Can J Surg. 2020 Sep-Oct;63(5):E468-E474.
BACKGROUND: The implementation of quality-of-care indicators aiming to improve colorectal cancer (CRC) outcomes has been previously described by Cancer Care Ontario. The aim of this study was to assess the quality-of-care indicators in CRC at a referral centre in a developing country and to determine whether improvement occurred over time.
METHODS: We performed a retrospective study of our prospectively collected database of patients after CRC surgery from 2001 to 2016. We excluded patients who underwent local transanal excision, pelvic exenteration or palliative procedures. We evaluated trends over time using the Cochran-Armitage test for trend.
RESULTS: A total of 343 patients underwent surgical resection of CRC over the study period. There was improvement of the following indicators over time: the proportion of patients detected by screening (p = 0.03), the proportion of patients with preoperative liver imaging (p = 0.001), the proportion of patients with stage II or III rectal cancer who received neoadjuvant chemotherapy (p = 0.03), the proportion of patients with pathology reports that indicated the number of lymph nodes examined and the number of positive nodes (p = 0.001), and the proportion of patients with pathology reports describing the details on margin status (p = 0.001).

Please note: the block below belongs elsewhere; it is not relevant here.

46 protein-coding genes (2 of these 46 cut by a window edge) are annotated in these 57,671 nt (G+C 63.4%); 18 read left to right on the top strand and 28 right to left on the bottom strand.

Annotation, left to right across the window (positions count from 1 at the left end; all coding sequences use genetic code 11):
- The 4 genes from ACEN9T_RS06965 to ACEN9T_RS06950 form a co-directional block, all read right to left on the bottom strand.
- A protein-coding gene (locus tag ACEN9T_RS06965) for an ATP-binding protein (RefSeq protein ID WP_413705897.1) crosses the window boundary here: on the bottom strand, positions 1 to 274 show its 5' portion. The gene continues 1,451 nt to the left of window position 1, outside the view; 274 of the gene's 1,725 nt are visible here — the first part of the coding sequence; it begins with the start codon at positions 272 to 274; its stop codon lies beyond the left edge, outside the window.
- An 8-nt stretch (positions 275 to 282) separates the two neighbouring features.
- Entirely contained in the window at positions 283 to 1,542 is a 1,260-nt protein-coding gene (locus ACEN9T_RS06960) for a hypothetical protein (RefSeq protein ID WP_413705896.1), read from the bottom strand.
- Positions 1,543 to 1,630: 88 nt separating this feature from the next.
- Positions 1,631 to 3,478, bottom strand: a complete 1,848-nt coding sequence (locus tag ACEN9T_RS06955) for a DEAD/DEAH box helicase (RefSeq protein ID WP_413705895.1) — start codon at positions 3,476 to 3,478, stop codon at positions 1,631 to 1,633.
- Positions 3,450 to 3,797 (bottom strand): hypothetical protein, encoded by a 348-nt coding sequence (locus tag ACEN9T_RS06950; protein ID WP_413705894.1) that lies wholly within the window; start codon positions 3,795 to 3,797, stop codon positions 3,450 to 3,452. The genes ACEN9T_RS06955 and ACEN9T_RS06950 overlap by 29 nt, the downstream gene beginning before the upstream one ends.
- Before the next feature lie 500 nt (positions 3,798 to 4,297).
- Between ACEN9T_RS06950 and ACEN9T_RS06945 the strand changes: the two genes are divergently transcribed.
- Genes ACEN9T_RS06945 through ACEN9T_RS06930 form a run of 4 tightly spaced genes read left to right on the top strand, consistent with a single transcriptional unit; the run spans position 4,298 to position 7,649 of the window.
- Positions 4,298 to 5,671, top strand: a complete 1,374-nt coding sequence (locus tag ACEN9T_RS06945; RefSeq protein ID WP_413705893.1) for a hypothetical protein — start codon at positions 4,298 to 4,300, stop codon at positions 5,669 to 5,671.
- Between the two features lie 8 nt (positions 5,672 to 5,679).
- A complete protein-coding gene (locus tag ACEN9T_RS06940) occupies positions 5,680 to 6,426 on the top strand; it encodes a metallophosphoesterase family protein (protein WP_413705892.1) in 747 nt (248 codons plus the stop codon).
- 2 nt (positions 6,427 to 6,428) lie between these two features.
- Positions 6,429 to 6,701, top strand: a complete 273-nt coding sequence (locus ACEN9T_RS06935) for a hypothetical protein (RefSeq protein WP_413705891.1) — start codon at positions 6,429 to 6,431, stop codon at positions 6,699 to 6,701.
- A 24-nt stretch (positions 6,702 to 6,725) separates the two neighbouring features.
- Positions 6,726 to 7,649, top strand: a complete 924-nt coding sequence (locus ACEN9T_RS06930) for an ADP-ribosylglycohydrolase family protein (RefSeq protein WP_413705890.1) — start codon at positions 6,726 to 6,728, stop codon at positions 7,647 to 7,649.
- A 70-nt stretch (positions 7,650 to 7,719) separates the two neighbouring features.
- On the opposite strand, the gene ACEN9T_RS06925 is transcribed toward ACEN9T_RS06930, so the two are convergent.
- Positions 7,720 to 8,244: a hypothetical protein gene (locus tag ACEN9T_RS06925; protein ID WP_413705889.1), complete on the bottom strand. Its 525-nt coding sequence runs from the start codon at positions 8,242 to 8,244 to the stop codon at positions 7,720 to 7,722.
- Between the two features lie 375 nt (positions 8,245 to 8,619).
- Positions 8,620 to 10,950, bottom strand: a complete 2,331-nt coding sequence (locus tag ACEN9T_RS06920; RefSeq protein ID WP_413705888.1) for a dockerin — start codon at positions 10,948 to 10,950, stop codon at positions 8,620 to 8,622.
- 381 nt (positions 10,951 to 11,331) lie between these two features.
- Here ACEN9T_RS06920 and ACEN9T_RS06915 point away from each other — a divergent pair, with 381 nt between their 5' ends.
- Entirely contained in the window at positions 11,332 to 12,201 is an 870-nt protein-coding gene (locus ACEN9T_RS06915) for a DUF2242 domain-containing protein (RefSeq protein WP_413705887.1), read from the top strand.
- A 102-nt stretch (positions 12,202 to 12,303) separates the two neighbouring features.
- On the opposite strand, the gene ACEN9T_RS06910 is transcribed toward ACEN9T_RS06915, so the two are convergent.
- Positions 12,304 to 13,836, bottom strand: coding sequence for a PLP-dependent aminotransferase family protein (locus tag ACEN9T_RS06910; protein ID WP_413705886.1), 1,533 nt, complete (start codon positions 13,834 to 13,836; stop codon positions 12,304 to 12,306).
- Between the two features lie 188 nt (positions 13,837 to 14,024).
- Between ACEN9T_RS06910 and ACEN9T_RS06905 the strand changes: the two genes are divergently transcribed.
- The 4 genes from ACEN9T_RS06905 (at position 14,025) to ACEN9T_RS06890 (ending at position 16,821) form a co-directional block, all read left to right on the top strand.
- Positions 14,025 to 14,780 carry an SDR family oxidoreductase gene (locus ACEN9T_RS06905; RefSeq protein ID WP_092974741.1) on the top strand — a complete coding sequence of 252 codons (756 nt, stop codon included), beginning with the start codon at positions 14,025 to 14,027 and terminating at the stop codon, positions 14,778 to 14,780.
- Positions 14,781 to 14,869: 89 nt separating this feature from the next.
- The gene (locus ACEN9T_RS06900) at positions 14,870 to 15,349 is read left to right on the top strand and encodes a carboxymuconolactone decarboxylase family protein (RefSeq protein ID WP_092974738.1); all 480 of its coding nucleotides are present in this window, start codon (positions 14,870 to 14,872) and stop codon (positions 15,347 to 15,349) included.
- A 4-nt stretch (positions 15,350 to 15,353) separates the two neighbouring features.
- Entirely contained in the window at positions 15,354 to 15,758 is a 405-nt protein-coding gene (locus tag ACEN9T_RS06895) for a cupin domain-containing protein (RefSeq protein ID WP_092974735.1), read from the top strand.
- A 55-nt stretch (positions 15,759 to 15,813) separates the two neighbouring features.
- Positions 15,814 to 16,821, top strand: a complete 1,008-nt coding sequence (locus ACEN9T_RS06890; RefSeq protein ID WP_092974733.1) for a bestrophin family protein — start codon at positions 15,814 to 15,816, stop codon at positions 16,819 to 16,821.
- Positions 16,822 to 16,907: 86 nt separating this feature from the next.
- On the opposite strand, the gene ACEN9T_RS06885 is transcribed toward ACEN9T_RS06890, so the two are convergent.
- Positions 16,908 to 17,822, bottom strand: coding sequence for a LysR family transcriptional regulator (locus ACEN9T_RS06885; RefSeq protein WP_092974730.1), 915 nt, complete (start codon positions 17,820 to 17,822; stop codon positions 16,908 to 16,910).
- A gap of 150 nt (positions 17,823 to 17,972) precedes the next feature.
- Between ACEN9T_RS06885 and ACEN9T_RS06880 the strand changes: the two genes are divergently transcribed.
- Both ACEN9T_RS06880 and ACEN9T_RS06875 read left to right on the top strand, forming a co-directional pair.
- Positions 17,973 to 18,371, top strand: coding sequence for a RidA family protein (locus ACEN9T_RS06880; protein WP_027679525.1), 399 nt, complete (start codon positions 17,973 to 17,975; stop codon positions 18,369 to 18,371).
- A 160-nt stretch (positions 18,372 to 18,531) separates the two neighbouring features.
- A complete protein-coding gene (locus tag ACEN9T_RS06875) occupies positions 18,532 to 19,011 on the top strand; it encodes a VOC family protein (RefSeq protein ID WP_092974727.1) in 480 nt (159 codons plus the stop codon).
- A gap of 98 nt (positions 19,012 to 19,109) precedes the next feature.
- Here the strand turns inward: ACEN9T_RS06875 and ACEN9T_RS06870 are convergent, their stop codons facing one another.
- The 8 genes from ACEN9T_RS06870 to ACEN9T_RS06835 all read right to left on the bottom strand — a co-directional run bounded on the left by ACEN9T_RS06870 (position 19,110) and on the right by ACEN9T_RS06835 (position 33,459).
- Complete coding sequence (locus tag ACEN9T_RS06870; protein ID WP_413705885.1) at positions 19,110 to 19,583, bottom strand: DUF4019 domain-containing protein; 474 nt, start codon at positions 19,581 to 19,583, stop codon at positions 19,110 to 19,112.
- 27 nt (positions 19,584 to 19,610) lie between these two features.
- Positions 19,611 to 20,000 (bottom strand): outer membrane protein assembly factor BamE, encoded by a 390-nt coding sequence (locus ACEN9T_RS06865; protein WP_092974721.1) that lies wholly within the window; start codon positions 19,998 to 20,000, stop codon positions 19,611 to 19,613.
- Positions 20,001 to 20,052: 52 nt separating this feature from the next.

CONCLUSION: This study showed the feasibility of applying the Cancer Care Ontario indicators for evaluating outcomes in CRC treatment at a single centre in a developing country. Although there was an improvement of some of the quality-of-care indicators over time, policies and interventions must be implemented to improve the fulfillment of all indicators.